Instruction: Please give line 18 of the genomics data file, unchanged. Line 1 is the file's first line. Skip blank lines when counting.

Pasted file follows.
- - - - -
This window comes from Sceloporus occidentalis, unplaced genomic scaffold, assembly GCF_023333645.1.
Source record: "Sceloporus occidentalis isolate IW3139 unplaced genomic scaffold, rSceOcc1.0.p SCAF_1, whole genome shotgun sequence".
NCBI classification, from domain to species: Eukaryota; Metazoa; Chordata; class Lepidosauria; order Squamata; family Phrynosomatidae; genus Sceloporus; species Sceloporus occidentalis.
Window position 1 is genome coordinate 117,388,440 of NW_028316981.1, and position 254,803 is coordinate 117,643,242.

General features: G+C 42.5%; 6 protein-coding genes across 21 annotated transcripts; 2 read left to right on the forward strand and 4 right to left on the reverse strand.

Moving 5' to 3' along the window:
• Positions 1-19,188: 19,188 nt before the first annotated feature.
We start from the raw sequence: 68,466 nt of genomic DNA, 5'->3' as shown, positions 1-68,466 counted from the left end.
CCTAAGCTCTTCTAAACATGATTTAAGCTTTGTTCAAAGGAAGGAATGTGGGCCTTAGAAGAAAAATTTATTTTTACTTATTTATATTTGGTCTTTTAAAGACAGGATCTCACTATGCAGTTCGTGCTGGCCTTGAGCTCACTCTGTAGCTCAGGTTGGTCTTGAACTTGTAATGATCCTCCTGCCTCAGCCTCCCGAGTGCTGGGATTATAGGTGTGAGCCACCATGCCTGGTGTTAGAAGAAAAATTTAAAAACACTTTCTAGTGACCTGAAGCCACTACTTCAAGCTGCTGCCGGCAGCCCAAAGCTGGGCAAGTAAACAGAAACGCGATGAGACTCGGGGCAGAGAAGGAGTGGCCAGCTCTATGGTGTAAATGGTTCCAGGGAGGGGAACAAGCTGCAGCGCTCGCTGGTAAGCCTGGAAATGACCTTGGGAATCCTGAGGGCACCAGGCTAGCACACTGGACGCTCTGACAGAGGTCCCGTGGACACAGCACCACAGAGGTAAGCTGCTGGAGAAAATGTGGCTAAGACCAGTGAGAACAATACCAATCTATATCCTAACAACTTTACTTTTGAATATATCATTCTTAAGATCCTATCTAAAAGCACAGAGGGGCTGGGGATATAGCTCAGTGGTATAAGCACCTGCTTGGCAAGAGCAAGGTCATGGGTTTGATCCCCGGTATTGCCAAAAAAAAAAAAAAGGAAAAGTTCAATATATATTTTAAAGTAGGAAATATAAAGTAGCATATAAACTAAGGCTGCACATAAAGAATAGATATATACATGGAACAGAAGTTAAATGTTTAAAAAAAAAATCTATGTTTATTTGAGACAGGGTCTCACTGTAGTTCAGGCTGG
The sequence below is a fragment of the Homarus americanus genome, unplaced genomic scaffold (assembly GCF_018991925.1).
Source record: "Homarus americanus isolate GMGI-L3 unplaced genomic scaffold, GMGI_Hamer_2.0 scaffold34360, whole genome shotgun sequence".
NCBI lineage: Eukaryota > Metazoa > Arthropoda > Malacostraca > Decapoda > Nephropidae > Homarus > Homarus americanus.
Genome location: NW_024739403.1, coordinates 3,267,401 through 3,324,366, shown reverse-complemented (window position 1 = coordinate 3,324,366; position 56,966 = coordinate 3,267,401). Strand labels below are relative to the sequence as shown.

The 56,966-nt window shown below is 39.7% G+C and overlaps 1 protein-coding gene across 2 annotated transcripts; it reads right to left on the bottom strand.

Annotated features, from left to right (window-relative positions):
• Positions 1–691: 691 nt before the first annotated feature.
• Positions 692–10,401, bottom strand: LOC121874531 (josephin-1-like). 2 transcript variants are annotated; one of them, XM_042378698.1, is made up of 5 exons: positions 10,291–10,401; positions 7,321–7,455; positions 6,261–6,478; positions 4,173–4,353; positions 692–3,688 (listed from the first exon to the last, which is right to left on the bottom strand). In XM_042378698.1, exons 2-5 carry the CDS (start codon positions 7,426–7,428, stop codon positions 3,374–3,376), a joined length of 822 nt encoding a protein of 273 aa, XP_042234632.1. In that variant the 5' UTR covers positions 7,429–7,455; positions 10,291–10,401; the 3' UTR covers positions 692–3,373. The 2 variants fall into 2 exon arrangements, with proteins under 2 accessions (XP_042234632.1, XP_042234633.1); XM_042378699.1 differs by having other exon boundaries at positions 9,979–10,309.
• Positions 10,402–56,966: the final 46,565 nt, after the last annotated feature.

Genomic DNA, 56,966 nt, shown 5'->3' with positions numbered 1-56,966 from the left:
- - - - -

• Positions 10,402–56,966: the final 46,565 nt, after the last annotated feature.